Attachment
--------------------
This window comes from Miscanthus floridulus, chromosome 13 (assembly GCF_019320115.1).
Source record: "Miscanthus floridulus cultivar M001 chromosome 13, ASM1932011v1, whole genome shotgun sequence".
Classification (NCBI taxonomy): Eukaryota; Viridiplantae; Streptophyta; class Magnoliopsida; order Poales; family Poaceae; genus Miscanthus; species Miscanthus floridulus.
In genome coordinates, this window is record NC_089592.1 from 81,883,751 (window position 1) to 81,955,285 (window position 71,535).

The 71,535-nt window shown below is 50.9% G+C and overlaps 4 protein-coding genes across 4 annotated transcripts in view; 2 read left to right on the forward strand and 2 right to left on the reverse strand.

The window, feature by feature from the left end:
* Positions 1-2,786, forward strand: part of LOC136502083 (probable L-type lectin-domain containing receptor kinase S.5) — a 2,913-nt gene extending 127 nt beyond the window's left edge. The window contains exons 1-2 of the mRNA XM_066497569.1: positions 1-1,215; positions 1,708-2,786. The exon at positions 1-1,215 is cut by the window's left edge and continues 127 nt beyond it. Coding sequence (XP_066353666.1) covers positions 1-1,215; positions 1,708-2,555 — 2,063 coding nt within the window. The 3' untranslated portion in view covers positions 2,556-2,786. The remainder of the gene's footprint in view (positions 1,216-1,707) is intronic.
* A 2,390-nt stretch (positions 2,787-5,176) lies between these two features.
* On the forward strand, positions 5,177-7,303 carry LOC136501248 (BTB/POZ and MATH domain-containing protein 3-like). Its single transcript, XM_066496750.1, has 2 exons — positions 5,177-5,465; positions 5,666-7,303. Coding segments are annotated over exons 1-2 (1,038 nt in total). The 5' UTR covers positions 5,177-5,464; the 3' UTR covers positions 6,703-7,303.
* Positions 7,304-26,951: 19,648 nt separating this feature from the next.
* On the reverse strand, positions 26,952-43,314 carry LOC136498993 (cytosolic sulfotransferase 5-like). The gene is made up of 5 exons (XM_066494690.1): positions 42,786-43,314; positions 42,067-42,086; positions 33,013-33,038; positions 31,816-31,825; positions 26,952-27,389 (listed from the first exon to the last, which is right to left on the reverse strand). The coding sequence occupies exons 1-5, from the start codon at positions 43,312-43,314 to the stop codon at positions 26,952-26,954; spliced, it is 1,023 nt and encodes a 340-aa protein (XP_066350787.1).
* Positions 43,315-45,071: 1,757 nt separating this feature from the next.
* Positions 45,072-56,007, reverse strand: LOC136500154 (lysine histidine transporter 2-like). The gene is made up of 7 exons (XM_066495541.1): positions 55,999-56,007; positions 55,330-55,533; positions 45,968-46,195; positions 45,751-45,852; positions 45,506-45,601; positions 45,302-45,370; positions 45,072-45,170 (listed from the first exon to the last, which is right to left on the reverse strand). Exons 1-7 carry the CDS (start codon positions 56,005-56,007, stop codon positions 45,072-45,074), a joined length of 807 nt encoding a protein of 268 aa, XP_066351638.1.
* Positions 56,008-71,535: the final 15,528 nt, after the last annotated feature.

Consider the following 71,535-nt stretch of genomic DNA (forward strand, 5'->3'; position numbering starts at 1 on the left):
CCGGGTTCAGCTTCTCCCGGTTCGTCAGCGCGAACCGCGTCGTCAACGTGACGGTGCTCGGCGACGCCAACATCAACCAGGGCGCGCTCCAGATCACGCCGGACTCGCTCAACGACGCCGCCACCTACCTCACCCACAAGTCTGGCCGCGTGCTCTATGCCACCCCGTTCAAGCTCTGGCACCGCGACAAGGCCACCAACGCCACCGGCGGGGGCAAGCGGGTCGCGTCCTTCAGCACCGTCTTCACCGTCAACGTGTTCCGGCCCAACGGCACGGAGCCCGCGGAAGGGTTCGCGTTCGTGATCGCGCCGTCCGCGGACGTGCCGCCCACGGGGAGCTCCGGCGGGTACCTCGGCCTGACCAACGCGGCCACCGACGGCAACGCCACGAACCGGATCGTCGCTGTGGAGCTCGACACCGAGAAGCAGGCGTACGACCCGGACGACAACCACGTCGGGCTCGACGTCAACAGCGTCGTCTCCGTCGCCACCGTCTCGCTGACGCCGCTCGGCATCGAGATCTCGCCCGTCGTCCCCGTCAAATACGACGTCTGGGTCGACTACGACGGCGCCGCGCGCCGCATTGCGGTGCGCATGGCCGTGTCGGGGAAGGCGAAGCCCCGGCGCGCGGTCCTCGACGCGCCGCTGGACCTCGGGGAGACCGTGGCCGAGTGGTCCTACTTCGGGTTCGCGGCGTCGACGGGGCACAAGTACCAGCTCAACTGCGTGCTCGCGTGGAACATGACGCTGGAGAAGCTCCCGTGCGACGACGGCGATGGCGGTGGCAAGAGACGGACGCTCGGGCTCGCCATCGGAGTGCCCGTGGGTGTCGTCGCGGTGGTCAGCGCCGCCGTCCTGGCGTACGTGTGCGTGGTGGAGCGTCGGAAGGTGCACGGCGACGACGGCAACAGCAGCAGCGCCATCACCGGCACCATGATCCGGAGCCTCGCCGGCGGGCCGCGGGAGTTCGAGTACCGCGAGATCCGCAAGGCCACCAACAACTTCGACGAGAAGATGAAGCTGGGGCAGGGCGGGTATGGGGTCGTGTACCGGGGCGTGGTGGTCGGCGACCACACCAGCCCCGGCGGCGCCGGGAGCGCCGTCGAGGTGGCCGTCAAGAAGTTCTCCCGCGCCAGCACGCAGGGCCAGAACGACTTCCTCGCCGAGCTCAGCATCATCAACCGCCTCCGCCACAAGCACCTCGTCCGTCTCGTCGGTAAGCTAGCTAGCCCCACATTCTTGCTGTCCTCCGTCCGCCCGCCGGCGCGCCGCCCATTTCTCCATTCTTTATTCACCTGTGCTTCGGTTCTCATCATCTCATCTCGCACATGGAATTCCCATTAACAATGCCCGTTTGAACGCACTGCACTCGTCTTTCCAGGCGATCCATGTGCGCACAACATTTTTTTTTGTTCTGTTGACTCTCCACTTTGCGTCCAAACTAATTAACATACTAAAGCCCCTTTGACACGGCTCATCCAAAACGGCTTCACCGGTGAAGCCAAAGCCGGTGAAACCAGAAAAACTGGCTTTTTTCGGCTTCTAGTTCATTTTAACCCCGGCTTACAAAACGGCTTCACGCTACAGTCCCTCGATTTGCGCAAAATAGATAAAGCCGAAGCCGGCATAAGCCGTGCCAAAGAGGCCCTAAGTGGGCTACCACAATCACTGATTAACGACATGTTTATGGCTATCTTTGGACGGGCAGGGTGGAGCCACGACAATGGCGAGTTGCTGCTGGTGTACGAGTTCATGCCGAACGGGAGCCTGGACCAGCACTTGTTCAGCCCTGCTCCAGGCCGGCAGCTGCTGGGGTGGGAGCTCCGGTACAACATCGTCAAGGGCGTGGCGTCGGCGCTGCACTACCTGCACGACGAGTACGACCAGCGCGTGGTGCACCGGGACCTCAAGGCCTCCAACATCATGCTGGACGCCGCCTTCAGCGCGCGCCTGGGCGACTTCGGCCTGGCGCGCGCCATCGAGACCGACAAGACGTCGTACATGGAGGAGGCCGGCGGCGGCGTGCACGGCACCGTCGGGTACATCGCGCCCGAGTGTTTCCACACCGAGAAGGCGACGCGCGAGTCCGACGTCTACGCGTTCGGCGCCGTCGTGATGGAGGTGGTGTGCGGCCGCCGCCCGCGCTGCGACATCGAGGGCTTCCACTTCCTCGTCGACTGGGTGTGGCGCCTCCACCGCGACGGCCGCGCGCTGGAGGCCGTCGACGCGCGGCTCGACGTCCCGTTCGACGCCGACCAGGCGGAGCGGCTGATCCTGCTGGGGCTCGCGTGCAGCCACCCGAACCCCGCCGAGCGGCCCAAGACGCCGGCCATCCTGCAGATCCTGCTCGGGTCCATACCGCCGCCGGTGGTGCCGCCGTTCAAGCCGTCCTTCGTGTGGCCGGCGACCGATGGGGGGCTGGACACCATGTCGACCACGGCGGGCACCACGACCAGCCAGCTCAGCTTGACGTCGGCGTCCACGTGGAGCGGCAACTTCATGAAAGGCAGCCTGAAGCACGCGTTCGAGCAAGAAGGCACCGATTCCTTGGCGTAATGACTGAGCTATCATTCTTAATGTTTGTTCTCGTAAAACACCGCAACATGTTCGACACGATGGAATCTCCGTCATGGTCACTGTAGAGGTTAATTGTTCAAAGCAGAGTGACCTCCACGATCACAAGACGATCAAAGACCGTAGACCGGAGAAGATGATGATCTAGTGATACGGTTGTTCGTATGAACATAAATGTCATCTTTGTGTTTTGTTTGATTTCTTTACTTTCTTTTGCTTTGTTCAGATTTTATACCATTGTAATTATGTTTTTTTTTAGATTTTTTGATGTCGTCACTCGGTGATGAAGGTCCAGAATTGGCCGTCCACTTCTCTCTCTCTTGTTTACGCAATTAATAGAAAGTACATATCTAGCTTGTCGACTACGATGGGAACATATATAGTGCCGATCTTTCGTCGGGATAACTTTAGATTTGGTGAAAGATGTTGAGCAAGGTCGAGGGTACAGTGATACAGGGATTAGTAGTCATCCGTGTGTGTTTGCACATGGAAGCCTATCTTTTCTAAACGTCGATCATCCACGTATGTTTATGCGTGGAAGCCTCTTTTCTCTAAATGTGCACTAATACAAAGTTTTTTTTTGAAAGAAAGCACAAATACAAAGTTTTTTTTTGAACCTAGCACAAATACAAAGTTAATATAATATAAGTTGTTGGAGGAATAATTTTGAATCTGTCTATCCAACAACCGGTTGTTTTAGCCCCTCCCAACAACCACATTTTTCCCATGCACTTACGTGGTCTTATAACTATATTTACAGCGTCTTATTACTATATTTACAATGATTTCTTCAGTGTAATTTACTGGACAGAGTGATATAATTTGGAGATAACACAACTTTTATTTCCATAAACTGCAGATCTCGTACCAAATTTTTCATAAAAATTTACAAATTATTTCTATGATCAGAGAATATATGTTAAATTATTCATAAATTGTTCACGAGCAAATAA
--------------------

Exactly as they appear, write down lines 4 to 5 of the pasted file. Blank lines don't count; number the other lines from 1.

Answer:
In genome coordinates, this window is record NC_089592.1 from 81,883,751 (window position 1) to 81,955,285 (window position 71,535).

The 71,535-nt window shown below is 50.9% G+C and overlaps 4 protein-coding genes across 4 annotated transcripts in view; 2 read left to right on the forward strand and 2 right to left on the reverse strand.